By Debra Shapiro
Why Does Food Waste Matter?
Wasted food means a loss of natural resources used for growing, processing, packing, transporting, and marketing food. In this World Wildlife Fund (WWF) video, students will learn what it takes to get food to their plate and how they can help the planet through their everyday food choices. The video is most appropriate for grades 3–10 and can be paired with WWF’s Food Waste Warrior educational materials (slideshows, lesson plans, printables, activities, posters, and more) on https://www.worldwildlife.org/teaching-resources/toolkits/be-a-food-waste-warrior.
NIH Kahoot! Quizzes
The National Institutes of Health (NIH) now has STEM offerings on Kahoot! for grades 2–12. Their Kahoot! profile page provides a full listing of quiz content from various NIH institutes and centers. These interactive quizzes test students’ knowledge of important health science topics such as hearing loss, lung health, circadian rhythms, superbugs, health literacy, drugs and alcohol, and teen depression. Educators should revisit the site regularly, as NIH will continue adding to the collection.
NIH STEM Teaching Resources Website
NIH offers a clearinghouse of free STEM education resources covering a wide range of health science topics for K–12 students. Resources on the website feature content from NIH institutes and centers, and the site also has materials developed under the National Institute of General Medical Sciences (NIGMS) Science Education Partnership Award program. The resources are easy to navigate within subject areas covering the brain and mental health, scientific tools and methods, diseases and conditions, genetics, molecules and cells, and drug use. Check back for updates as new content becomes available.
Science Snack: Our Changing Atmosphere
In this activity for grades 3–12 from the Exploratorium’s Science Snack collection, students graph carbon dioxide data from the National Oceanic and Atmospheric Administration (NOAA) to learn about natural cycles and unnatural changes in our atmosphere and make connections about climate change. The activity offers meaningful opportunities for students to work with real data while also providing valuable practice in creating visualizations from data.
Whole Kids Foundation Bee Grants
Schools and nonprofit organizations in the United States and Canada can apply for support for educational beehives and bee programming that allow students to observe bees up close and learn about the importance of these pollinators in our food system. The grant may be used to start a new or enhance an existing bee program hosting live bees on campus. Applicants can choose a $1,500 Monetary Grant or an Equipment Grant for an Indoor Observation Hive. (Deadline October 15)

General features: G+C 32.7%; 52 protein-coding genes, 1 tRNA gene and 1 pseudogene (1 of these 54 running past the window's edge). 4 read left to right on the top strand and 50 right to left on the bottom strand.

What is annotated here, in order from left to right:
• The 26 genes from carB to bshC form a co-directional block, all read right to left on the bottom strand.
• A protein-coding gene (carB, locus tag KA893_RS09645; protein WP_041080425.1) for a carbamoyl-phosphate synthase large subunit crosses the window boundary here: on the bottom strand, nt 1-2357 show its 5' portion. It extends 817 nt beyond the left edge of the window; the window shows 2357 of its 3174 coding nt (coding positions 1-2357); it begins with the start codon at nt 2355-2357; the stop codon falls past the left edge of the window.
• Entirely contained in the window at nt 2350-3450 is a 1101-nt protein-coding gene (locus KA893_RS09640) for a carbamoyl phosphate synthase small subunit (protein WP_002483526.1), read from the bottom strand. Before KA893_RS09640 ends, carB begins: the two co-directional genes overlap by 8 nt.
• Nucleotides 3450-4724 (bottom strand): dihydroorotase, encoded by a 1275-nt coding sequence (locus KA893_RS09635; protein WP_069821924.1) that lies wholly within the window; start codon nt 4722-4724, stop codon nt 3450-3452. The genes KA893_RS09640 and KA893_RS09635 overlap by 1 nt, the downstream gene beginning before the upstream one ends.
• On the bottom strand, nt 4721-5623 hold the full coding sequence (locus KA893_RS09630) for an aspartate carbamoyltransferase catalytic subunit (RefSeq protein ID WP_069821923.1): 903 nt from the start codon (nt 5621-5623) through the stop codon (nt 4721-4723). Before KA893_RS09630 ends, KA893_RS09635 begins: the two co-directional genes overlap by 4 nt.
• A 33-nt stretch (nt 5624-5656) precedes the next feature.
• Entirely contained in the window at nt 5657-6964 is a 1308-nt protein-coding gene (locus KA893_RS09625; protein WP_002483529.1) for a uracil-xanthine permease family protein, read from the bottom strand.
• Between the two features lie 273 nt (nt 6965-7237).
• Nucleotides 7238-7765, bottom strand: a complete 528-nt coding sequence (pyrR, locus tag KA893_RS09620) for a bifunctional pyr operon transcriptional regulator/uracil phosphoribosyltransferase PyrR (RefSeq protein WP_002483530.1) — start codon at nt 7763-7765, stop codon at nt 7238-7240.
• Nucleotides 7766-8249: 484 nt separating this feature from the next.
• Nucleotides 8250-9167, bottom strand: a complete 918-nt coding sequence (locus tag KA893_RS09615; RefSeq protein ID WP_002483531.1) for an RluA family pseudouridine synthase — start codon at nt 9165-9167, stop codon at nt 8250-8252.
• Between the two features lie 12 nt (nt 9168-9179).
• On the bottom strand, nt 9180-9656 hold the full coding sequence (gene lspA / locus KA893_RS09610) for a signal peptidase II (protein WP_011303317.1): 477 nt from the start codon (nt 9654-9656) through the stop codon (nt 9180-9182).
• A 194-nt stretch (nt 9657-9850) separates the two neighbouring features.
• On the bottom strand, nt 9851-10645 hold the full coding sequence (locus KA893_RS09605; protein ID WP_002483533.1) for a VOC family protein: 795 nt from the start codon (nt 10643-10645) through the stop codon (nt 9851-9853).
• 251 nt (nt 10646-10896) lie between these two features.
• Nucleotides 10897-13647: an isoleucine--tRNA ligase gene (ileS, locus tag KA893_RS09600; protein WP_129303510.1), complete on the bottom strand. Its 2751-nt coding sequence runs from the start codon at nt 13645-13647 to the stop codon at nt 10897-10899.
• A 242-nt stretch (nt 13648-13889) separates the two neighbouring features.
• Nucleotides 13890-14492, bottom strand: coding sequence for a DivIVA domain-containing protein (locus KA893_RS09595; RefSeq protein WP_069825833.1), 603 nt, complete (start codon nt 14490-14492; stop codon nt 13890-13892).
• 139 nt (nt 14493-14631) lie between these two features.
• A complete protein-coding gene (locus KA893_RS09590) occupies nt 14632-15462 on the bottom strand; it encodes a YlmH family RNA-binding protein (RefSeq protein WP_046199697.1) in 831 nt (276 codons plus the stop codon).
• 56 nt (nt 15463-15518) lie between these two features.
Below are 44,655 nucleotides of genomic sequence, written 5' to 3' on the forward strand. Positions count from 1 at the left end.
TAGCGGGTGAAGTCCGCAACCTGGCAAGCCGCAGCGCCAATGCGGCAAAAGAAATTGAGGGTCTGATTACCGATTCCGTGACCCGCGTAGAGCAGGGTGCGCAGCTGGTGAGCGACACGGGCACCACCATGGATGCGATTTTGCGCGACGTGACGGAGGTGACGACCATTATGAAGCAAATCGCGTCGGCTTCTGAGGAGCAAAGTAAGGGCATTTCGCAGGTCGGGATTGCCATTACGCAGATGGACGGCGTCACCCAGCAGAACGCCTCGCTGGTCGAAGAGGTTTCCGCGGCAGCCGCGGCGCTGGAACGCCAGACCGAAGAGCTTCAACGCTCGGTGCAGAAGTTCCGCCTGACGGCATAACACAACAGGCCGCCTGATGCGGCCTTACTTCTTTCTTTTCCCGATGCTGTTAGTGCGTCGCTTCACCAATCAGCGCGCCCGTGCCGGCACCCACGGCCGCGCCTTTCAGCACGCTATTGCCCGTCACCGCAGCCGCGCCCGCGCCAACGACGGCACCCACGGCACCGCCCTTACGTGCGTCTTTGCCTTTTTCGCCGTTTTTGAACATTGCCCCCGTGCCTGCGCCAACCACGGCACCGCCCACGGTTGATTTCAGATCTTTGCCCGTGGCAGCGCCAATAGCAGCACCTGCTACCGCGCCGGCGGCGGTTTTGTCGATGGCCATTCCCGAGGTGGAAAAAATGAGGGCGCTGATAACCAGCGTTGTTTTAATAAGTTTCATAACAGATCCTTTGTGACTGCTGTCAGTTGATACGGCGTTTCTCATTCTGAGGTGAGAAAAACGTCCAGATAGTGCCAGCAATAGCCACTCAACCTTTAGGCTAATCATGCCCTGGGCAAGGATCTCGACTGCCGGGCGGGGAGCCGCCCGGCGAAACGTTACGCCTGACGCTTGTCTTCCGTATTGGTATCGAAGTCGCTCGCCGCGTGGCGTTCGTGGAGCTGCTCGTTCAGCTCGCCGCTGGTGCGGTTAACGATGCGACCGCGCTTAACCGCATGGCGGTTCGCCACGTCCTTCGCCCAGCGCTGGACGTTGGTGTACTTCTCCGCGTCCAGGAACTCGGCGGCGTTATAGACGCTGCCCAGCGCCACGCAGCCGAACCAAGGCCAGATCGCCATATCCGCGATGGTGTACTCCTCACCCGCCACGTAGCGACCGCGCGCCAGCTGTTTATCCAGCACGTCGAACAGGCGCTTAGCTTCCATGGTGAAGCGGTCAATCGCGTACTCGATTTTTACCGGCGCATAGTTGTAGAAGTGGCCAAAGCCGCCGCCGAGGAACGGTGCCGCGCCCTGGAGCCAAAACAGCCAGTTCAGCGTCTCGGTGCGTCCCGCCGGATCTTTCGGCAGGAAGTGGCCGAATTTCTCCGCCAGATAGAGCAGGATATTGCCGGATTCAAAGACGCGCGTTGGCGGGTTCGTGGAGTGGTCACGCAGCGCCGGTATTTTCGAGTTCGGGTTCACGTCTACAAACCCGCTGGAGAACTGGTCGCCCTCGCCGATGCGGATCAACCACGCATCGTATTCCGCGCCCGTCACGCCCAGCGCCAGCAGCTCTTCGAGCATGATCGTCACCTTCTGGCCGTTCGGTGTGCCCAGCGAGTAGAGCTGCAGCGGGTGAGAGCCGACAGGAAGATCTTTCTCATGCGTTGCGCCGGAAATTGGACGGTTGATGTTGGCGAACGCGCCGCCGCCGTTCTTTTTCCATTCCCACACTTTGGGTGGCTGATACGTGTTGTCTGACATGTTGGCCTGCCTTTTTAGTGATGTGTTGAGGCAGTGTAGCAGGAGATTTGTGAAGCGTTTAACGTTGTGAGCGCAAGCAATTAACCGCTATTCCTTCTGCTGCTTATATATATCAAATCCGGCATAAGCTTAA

Educators can attend a webinar on September 21 at 11 a.m. Eastern Time to have their questions about the grant answered. Log on to https://wholefoods.zoom.us/webinar/register/WN_U2DbnzOPRRWqHaLzkFVJXg.
Toshiba America Foundation Grants for Grades K–5
Teachers of grades K–5 may apply online for a Toshiba America Foundation grant of not more than $1,000 to help introduce an innovative STEM project into their classrooms. Applications must be for project-based learning, and grants will not be awarded to individual educators. (Deadline October 1)
National Society of High School Scholars Grants
Apply for these NSHSS grants by October 1.
NIGMS Judith H. Greenberg Early Career Investigator Lecture
This National Institute of General Medical Sciences (NIGMS) event will feature Akhila Rajan, Ph.D., from the Fred Hutchinson Cancer Center. Her talk, Lard of the Flies: Investigating How Fat Cells Communicate With the Brain, will take place on September 27 at 1 p.m. Eastern Time via Zoom and on the NIH campus in Bethesda, Maryland. Rajan will describe her research using fruit flies to learn how fat cells control brain function, including how fat-sensing neural circuits maintain body weight and how high-sugar diets disrupt feeding behavior and response to injury in nerve cells.
Following the talk, Rajan will answer questions about her research and career path from students and other early career scientists during a 30-minute Q&A session. Registration is required to attend and participate in the Q&A. This lecture series aims to expose students to energetic investigators working on cutting-edge science, and to encourage them to pursue careers in biomedical research.
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